Last week we presented the Regency Moderne style of Hugh T. Keyes and his creation at 60 Renaud, in 1939, for Richard P. Joy. Jr. – a member of the prominent Joy family.
This week we stay with the modern approach as we present a Mid-Century Modern model “Holiday House’ designed by William F. Baker, built by Cox & Baker in 1956 – welcome to 501 Ballantyne.
Bill Baker (as he was known by many) was a prolific designer, builder and developer in Grosse Pointe. During his career he designed and/or built over 1000 custom homes throughout the Grosse Pointe communities. He was born in Detroit in 1926, and graduated from Lawrence Tech. He also studied architectural rendering and watercolor painting at Cranbrook. Bill was a Veteran of the U.S. Air Force. His father, John W. Baker, founded the building company during the 1930’s. Bill took over the company, Cox & Baker, in 1952, and ran it for 40 years. Bill was also a past president of the Builder’s Association of S.E. Michigan, St. John’s Hospital Men’s Guild, and Grosse Pointe Crisis Club. In 1952, he married Carole Howell and together they had seven children. Bill lived with his family in Grosse Pointe for many years before moving to Kawkawlin, Michigan where he passed in 2004.
In 1956, Cox & Baker completed 501 Ballantyne, lot 12 on the Woodland Shores Estate. It was a model ‘Holiday House’ – one of Cox & Baker’s seven-model ‘holiday’ homes. The ‘Holiday Homes’ were held annually and were created to show advance trends in better home design and modern living. Based on an article in the Grosse Pointe News it is believed over 10,000 people visited the model home on Ballantyne while it was open to the public. The image of the ad is courtesy of Debi Baker Whitelaw.
Cox & Baker believed the interior of a home should determine the exterior elevation – the premise that 501 Ballantyne is based upon. The property was planned for gracious living and built around a spacious, unusual floor plan. The main floor features a 13’ x 22’ sq ft marble-tiled foyer that lead to a step down sunken 20’ x 21’ sq ft living room. The focal point of the living room was the marble-tiled open fireplace that ‘soared to the cathedral ceiling’. In the same area was the 9’ x 11’ sq ft dining room. The 15’ x 22’ sq ft family room had a large window wall that opened to the brick-walled patio, as did the 15’ x 16’ sq ft master bedroom. The second floor had two further bedrooms, along with a balcony overlooking the living-dining area. Based on an article in the Grosse Pointe News, we understand Sterling-La Verne of Grosse Pointe Woods designed the interior. The color palette centered on cream painted brick walls with one charcoal-painted brick wall for contrast. Unusual wallpapers were also used throughout the property, including the guest bedroom, which was decorated with gold wallpaper, printed in an abstraction of kings and queens against two white walls. Source: Article in the Grosse Pointe News, 1956.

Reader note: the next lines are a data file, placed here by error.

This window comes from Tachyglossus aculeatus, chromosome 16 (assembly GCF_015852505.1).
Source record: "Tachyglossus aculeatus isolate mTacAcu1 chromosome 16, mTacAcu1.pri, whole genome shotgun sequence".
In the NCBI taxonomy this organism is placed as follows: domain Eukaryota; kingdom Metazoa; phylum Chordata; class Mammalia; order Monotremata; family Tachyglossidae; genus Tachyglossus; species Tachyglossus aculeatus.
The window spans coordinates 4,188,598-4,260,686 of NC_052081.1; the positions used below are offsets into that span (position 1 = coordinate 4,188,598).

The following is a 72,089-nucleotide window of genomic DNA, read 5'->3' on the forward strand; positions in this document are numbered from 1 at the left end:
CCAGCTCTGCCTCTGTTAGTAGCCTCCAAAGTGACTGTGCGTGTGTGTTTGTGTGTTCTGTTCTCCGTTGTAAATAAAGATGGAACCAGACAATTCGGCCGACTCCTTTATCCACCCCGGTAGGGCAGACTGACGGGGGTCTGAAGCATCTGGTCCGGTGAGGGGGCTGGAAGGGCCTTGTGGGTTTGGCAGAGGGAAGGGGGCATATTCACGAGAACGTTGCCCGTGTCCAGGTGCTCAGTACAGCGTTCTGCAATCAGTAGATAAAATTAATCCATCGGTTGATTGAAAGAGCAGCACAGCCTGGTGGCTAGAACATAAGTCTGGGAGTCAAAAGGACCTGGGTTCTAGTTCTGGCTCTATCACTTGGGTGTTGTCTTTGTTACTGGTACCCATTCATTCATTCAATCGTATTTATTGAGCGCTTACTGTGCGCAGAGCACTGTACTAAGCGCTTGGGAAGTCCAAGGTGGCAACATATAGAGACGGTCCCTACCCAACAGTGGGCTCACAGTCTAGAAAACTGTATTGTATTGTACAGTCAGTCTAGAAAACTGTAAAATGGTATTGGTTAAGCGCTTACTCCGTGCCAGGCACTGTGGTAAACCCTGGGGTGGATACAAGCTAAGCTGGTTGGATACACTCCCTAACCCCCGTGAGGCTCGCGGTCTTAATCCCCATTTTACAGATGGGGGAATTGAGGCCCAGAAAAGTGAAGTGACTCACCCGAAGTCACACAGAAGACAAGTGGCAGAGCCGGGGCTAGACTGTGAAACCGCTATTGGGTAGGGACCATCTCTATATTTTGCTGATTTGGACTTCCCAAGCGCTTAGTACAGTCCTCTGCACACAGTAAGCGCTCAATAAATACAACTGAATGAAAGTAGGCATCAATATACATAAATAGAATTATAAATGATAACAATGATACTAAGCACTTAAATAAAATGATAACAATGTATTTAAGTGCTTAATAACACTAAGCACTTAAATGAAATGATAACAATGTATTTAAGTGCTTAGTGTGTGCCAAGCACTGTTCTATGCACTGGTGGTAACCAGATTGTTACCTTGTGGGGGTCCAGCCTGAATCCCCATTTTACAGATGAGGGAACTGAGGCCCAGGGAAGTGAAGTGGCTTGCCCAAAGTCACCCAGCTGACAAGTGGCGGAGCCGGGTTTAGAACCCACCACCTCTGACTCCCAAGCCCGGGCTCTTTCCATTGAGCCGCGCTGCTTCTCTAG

The article explains the 13’ x 19’ sq ft kitchen included many modern appliances. The color palette for the kitchen was pink with natural combed oak cabinets. Many of the other rooms in the home were also decorated in colors that were on trend during the 1950’s – pinks; light turquoise, cream and soft browns. Complimented by the furniture, fixtures and fittings.
Based on our files we understand Frederick Lawrence (Larry) Kahle and his wife Nancy purchased the house around 1962. Mr. Kahle served in World War II. He was trained as a radio technician based on Saipan to support the Japan air offensive. In 1954, Larry used his military training to establish the Mobile Communication Services Company in Detroit, providing service and installation of Motorola radio systems that catered to transportation and security firms as well as government agencies. Source: obittree.com.
The obituary for Mr. Kahle describes how he and his wife travelled the world. They were both members of Lochmoor Country club. Mr. Kahle was an avid tennis player and helped develop the club’s tennis house during the 1970’s. He was also a talented golfer, playing off a 4 handicap. The Kahl’s resided at 501 Ballantyne for many years before moving to St. Clair Shores. Frederick Kahle passed in 2018, aged 94.
During the early 1970’s Dr. Shandski owned the house. It appears he listed it for sale in 1974. It is believed Mr. and Mrs. Richard Filippelli then purchased the house. The couple had Bill Baker redesign and renovate the property to create the 3,807 sq ft residence seen today.
The Cox & Baker office was located on Mack Avenue. The firm designed a multitude of individually designed homes across the Grosse Pointe communities. In 1955, Cox & Baker were listed in Life magazine as one of the leading builders of ‘Model Hotpoint Homes’ that were available for tour across the United States. Aside from being designers and builders the firm was also heavily involved in developing sub divisions during the 1950’s through to the 1970’s. In Grosse Ponte this included Crescent Lane, Woodland Shores, Barclay Road, Fordcroft, Willow Tree Place, and Colonial Farms.
With hundreds of properties created by the firm we will continue the story next week with a look at Crescent Lane – the quiet street filled with mid-century Cox and Baker Modern Homes.
*Photos courtesy of the Higbie Maxon Agney archives unless stated.
Written by Katie Doelle
Copyright © 2020 Katie Doelle